Know Your Sheet metal Bending Material - What material a press brake operator is working with is just as important as knowing the machine and tooling being used. 1mm SS reacts different then 2mm Gauge SS. Springback is different, tensile and yield strength is different, dwell time at the bottom of the bend is different and the tooling used is different. Although the materials may chemically be identical, the added thickness reacts differently when in the hands of the press brake operator. Knowing your material, and what to expect out of it is vital to a successful press brake operation.


Forming on a press brake used to be pretty simple. Take a V-Die in the angle you desire and run the punch into the material forcing it all the way down to the bottom of the die and go just a little more, 10% of the material thickness or so. This overstroke effect was called “coining” and eliminated the need for material thickness adjustments, springback, etc. It was an accurate way to form 1 bend in 1 part, and even though it took an enormous amount of force/tonnage to do that the mechanical press brakes of the day delivered. However the limitations of 1 bend in 1 part per setup presented enormous limitations on production to valuable time AND samples to get the forming just right.  Fast forward to today….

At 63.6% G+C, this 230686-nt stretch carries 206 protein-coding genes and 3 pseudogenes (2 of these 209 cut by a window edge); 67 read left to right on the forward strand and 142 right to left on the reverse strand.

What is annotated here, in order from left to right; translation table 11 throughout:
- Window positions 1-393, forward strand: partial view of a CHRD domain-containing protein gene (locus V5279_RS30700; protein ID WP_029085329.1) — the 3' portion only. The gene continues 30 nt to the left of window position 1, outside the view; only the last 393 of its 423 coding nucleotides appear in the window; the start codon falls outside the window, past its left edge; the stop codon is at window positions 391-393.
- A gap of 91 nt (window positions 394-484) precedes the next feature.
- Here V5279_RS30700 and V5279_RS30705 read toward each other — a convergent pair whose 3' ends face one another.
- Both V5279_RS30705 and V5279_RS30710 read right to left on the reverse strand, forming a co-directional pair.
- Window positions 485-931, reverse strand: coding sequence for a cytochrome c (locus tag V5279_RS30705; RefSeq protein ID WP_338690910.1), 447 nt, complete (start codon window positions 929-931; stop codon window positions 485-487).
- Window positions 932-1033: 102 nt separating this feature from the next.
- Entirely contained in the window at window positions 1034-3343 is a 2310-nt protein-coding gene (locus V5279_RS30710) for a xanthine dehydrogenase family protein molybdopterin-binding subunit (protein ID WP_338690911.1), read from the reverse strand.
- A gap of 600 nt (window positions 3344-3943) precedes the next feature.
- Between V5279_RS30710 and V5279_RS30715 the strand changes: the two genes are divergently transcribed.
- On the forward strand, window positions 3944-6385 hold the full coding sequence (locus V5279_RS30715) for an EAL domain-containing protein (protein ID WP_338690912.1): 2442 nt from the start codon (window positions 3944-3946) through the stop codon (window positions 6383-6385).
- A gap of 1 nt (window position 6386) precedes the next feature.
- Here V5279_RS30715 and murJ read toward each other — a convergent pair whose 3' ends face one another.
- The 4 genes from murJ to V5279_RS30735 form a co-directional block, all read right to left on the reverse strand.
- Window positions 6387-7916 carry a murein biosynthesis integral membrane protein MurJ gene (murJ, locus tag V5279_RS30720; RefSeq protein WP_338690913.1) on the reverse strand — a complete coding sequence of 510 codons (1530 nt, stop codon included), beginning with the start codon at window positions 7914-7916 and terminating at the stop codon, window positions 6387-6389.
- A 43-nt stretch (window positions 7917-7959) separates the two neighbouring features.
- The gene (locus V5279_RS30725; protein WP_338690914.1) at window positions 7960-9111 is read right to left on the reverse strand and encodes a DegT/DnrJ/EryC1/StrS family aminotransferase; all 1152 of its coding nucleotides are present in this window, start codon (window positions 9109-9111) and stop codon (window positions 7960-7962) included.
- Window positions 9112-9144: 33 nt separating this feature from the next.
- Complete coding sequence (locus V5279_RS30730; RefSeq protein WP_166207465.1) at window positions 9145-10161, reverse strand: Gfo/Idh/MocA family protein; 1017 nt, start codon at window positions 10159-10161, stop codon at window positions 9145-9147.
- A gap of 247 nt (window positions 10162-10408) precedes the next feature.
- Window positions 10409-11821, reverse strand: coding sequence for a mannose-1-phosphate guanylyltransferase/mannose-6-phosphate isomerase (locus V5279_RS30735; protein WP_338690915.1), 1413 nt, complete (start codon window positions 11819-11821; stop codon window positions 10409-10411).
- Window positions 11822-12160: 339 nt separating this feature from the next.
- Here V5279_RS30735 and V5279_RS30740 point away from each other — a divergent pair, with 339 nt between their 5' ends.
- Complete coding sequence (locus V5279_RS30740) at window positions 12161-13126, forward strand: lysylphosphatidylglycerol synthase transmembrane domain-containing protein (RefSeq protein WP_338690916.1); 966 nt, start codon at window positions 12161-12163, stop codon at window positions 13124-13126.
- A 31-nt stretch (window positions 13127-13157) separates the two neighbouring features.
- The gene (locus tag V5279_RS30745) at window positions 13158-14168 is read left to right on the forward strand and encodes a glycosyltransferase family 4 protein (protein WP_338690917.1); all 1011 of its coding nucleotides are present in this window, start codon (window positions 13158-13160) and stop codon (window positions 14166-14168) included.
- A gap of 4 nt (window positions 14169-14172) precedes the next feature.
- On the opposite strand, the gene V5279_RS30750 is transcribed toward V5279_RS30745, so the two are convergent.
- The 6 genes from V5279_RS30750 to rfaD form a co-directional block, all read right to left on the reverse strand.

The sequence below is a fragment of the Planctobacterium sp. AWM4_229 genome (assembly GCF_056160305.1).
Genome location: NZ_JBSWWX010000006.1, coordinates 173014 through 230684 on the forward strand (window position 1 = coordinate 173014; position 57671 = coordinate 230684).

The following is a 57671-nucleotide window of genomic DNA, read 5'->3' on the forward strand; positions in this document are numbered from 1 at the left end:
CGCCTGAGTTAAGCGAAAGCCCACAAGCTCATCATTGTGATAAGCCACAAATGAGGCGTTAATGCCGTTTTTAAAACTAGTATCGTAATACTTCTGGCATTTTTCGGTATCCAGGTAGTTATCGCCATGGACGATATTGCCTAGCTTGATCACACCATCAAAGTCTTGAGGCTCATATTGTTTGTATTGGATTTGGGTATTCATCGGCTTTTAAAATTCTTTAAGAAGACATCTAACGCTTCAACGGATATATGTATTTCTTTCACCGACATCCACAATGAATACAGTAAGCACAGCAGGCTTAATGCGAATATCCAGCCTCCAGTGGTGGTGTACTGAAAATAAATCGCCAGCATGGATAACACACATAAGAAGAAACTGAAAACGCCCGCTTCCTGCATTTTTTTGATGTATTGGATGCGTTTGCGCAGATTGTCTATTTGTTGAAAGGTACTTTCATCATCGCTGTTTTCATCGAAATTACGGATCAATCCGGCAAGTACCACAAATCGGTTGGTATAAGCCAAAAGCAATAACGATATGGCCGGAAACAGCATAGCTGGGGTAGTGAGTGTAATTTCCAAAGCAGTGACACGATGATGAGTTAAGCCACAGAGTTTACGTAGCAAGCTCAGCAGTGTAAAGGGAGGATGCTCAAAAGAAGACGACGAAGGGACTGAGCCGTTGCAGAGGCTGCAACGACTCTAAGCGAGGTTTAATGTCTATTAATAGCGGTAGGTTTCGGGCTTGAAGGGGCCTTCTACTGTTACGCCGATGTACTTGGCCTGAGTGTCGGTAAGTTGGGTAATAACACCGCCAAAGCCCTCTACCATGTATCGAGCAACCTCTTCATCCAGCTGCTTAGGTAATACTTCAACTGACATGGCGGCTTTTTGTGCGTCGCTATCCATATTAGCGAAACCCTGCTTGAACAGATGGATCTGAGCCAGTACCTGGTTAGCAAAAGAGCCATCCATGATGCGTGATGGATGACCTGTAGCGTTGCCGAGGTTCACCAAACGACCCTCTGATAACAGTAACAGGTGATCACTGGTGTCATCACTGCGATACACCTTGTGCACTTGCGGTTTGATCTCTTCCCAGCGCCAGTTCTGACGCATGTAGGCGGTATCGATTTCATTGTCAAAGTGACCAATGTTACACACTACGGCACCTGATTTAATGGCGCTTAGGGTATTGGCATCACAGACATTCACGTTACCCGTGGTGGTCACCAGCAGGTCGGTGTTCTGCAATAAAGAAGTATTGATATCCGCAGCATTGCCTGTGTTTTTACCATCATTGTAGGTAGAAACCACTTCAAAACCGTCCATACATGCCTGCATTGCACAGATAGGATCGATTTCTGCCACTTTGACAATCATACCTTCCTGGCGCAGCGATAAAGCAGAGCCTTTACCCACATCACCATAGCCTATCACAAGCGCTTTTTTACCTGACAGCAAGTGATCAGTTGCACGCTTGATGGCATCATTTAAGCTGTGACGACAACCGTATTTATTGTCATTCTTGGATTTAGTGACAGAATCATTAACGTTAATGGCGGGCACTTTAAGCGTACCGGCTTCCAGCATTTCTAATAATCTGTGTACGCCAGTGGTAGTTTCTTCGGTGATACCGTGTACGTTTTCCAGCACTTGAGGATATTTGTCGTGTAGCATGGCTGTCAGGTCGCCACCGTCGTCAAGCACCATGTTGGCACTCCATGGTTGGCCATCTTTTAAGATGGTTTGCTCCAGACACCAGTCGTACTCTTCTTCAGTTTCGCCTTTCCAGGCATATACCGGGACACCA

With the introduction  of CNC Controls and much more accurate forms of controlling the ram depth. As the CNC controller technology developed, manufacturers begin to incorporate more and more “logic” into them thus simplifying the layout and setup process. Today's Press Brake bending is inherently more accurate, faster and much more reliable. Controllers are packed with information on bending variables and sequences and perform much of the fabricators layout and design for them simply by their input of the desired formed shape results.


But these press brakes still are only as good as the material and tooling your put into the machine. Here are some basic steps you can perform to ensure successful bending on any press brake.